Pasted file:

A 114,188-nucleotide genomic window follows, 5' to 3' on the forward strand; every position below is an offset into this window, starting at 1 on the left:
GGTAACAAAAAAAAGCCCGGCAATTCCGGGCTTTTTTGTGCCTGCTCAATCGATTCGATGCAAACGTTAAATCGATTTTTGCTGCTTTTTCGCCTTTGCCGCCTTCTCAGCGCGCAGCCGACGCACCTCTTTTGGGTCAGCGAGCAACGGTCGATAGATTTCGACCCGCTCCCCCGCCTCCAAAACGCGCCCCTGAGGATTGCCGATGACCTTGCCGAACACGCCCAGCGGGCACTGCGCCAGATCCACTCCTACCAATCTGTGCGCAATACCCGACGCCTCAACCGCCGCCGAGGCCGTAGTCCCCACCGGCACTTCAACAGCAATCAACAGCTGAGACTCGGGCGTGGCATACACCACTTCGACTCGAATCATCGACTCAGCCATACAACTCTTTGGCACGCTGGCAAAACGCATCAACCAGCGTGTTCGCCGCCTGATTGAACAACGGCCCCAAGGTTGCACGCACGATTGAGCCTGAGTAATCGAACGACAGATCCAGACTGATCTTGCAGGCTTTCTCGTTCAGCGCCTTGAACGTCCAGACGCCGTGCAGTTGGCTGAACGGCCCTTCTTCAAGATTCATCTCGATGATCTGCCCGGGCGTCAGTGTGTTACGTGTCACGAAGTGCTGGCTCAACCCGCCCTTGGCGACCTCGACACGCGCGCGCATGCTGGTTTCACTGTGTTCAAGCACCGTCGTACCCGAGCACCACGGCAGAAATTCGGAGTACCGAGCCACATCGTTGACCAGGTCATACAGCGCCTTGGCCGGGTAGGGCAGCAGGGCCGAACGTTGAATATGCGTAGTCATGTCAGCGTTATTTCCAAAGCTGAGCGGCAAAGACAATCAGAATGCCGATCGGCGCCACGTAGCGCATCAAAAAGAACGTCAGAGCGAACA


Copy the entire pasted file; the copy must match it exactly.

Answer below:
A 114,188-nucleotide genomic window follows, 5' to 3' on the forward strand; every position below is an offset into this window, starting at 1 on the left:
GGTAACAAAAAAAAGCCCGGCAATTCCGGGCTTTTTTGTGCCTGCTCAATCGATTCGATGCAAACGTTAAATCGATTTTTGCTGCTTTTTCGCCTTTGCCGCCTTCTCAGCGCGCAGCCGACGCACCTCTTTTGGGTCAGCGAGCAACGGTCGATAGATTTCGACCCGCTCCCCCGCCTCCAAAACGCGCCCCTGAGGATTGCCGATGACCTTGCCGAACACGCCCAGCGGGCACTGCGCCAGATCCACTCCTACCAATCTGTGCGCAATACCCGACGCCTCAACCGCCGCCGAGGCCGTAGTCCCCACCGGCACTTCAACAGCAATCAACAGCTGAGACTCGGGCGTGGCATACACCACTTCGACTCGAATCATCGACTCAGCCATACAACTCTTTGGCACGCTGGCAAAACGCATCAACCAGCGTGTTCGCCGCCTGATTGAACAACGGCCCCAAGGTTGCACGCACGATTGAGCCTGAGTAATCGAACGACAGATCCAGACTGATCTTGCAGGCTTTCTCGTTCAGCGCCTTGAACGTCCAGACGCCGTGCAGTTGGCTGAACGGCCCTTCTTCAAGATTCATCTCGATGATCTGCCCGGGCGTCAGTGTGTTACGTGTCACGAAGTGCTGGCTCAACCCGCCCTTGGCGACCTCGACACGCGCGCGCATGCTGGTTTCACTGTGTTCAAGCACCGTCGTACCCGAGCACCACGGCAGAAATTCGGAGTACCGAGCCACATCGTTGACCAGGTCATACAGCGCCTTGGCCGGGTAGGGCAGCAGGGCCGAACGTTGAATATGCGTAGTCATGTCAGCGTTATTTCCAAAGCTGAGCGGCAAAGACAATCAGAATGCCGATCGGCGCCACGTAGCGCATCAAAAAGAACGTCAGAGCGAACA